Superstar Externalities

Berri, Schmidt, and Brook’s The Wages of Wins is a fairly entertaining romp through professional sports through the eyes of statistically-savvy economists. Their model for basketball productivity is particularly elegant; rather than simply regress various statistics (shots taken, rebounds, etc.) against wins or points scored, they take a step back and create an abstract source-draing model that accounts for the finite set of ways in which a team can gain or lose possession of the ball. A little judicious rounding, and the result is an easy-to-compute, intuitive equation that predicts 95% of total team points.

But that’s not what I want to mention. The authors, describing previous work of Hausman and Leonard, explain that the data clearly show that superstar players such as Michael Jordan raise television ratings, merchandise sales, and gate attendance. (Interestingly, stars have a much larger effect on attendance on the road than at home; more people turn out to see the local schlubs play against the Bulls than against other schlubs.) Hausman and Leonard calculated that in 1991—-92, having Jordan in the NBA was worth $53.2 million in revenue for teams other than the Bulls. Compare that figure with Jordan’s $3.25 million paycheck for the season, and the NBA got quite a bargain.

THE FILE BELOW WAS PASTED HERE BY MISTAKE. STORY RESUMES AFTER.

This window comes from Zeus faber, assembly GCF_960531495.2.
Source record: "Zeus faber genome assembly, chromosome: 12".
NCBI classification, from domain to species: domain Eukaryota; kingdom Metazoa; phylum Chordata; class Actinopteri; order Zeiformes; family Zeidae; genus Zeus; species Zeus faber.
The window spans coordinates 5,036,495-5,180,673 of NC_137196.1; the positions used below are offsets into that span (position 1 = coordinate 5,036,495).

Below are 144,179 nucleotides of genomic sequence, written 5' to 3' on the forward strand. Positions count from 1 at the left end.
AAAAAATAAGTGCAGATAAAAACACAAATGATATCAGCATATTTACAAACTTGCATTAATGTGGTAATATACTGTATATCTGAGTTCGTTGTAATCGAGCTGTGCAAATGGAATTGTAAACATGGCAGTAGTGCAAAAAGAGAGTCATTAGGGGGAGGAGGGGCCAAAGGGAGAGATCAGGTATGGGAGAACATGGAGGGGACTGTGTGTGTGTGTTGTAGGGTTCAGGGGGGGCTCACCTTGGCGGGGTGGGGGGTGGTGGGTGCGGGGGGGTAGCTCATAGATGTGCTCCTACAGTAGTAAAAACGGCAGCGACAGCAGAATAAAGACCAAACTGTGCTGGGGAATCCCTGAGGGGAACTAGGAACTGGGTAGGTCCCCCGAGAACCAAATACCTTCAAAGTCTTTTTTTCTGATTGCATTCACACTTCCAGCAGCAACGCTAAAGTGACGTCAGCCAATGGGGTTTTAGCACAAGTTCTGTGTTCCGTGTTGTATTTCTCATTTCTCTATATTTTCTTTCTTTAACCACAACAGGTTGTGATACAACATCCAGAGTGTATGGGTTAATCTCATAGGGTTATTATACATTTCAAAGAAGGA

Don’t cry for Jordan, though. Even in 2004, a year into his third and so-far final retirement, he was still the highest-paid “player” in basketball, thanks to his endorsement contracts.